What Makes A Wheat Beer?


When you see the words weiss, wit, wheat, white, or weizen on the tap handle or bottle of beer, it’s telling you that some portion of the grain bill for that brew – sometimes all of it – is wheat rather than barley. This is no accident, and wheat isn’t a second-choice grain for many brewers, at home or commercially.

While we think of light, fruity wheat beers like Blue Moon, wheat is used in many styles. Some of the oldest wheat beer recipes are Hefeweizens (“yeast-wheat”) from Germany or Farmhouse Saisons from Belgium. Gose beers, a classic German style that nearly died out at the end of WWII, seems to be making a comeback thanks to American craft breweries. Gose is a soured wheat beer brewed with a perceptible amount of salt, producing a light and distinctively-flavored beverage.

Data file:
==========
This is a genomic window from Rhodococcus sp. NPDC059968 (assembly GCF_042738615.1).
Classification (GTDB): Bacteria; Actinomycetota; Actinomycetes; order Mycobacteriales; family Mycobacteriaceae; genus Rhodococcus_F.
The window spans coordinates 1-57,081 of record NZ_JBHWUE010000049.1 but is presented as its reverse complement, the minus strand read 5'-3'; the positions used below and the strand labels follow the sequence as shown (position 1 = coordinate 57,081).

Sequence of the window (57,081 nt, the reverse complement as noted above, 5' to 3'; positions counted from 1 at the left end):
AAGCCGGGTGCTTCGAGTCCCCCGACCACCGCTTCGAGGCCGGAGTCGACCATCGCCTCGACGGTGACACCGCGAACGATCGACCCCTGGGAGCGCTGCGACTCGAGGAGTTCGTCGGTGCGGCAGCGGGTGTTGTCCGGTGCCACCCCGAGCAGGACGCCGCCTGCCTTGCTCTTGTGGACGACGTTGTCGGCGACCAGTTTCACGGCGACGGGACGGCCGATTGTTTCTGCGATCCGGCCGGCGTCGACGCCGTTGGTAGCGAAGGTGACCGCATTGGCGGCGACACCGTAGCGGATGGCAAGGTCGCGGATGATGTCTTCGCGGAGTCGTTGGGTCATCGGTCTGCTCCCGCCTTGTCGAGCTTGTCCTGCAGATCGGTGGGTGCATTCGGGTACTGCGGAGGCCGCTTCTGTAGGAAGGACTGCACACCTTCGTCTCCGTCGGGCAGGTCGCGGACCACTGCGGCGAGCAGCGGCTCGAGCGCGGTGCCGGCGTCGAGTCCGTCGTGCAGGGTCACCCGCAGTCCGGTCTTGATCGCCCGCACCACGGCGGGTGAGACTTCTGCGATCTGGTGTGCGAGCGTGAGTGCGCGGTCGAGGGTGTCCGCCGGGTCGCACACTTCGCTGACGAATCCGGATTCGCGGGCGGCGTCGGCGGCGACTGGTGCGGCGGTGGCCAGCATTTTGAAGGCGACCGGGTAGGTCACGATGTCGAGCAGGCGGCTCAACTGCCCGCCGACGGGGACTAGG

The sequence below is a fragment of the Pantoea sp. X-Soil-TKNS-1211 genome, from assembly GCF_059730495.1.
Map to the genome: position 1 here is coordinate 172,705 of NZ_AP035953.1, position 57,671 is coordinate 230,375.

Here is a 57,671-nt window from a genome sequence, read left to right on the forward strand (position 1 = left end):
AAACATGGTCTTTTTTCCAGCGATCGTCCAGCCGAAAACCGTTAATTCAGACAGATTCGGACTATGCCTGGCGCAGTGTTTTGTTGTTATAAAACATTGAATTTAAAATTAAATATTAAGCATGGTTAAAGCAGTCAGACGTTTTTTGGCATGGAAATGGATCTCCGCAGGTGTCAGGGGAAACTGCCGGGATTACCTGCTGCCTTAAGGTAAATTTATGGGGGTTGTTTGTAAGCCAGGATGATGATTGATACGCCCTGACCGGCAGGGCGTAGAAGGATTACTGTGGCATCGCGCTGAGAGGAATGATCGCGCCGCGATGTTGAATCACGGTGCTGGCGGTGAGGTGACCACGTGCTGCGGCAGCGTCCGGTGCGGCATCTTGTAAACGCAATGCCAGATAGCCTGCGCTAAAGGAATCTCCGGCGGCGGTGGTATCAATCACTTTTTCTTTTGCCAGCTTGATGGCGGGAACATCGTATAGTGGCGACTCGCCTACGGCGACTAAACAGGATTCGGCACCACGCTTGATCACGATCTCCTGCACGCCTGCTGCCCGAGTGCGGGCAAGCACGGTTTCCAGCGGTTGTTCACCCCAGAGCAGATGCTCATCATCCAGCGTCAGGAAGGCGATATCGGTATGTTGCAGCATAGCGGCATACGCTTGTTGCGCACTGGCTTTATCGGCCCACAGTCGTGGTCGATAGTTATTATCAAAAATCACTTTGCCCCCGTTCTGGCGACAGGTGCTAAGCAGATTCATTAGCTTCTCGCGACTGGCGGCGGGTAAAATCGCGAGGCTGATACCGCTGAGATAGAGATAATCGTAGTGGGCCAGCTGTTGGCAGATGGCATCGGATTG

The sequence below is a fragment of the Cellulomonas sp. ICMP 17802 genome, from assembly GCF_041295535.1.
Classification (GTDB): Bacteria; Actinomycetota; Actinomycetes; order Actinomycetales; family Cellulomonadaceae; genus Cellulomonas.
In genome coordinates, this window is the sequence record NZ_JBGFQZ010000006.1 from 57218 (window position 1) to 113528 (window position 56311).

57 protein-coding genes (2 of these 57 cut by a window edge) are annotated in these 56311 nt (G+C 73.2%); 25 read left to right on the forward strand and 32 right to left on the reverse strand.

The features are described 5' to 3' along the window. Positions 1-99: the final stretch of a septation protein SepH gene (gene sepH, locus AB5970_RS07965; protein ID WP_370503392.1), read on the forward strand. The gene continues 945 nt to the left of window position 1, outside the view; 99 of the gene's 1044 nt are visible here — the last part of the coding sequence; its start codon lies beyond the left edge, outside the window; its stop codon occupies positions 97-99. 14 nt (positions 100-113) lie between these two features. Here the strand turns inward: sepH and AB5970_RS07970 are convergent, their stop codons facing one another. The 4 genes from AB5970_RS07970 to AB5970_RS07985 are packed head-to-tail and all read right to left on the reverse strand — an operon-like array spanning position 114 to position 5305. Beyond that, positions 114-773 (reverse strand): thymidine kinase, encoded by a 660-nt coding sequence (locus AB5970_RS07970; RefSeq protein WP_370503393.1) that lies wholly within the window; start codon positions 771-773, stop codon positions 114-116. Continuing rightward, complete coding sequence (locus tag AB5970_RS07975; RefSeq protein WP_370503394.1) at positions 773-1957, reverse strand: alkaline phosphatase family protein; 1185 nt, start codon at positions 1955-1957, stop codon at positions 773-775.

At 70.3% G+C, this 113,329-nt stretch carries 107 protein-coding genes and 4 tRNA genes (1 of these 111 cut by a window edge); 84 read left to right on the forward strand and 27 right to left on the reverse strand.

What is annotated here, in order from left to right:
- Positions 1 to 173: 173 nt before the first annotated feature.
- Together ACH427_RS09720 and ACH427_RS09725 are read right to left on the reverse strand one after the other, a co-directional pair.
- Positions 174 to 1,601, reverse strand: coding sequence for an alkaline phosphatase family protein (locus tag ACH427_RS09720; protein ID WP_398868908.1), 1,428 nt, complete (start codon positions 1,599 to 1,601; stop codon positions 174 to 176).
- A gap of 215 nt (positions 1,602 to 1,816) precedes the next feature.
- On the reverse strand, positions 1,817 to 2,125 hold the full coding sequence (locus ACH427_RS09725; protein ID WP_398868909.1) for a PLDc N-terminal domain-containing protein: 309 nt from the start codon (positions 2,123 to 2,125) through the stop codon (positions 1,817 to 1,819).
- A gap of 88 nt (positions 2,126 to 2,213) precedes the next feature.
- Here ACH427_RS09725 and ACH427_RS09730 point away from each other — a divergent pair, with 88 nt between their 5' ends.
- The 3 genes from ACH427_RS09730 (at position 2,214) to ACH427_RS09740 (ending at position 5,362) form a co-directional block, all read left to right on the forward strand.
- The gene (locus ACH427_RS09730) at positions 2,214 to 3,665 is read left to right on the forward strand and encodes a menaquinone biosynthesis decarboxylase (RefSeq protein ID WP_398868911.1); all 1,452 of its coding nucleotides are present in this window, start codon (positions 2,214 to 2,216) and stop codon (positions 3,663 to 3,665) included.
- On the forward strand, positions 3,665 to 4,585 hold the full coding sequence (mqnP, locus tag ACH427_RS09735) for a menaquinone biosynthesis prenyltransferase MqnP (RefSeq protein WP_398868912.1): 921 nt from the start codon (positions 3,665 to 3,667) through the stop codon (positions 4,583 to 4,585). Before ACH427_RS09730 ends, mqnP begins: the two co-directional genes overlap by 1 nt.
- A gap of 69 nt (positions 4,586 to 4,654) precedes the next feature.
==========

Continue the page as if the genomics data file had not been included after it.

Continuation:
Wheat beers tend to accentuate yeast flavors and are usually unfiltered. Additions of spices like coriander and orange peel are associated with the popular Wit style, but wheat beers offer a lot more than summer sipping. Color for wheat beer styles can run the gamut from a light yellow up to amber and brown, and sweetness, bitterness, sourness and other flavors are as varied as they are for the rest of the craft.

Wheat, like barley, is diastatic, meaning it contains enzymes to convert its own starches to sugars. It is typically processed with a standard infusion mash, and will convert starches in specialty grains and other adjuncts that lack enzymatic action. The preferences of early brewers appear to have been dictated simply by what the local agricultural stock was. If barley was readily available, they brewed with barley. If wheat was the town mainstay, they developed wheat styles instead.

For a more thorough run down on many of the excellent German offerings out there (many of which are wheat beers), check out this Serious Eats piece.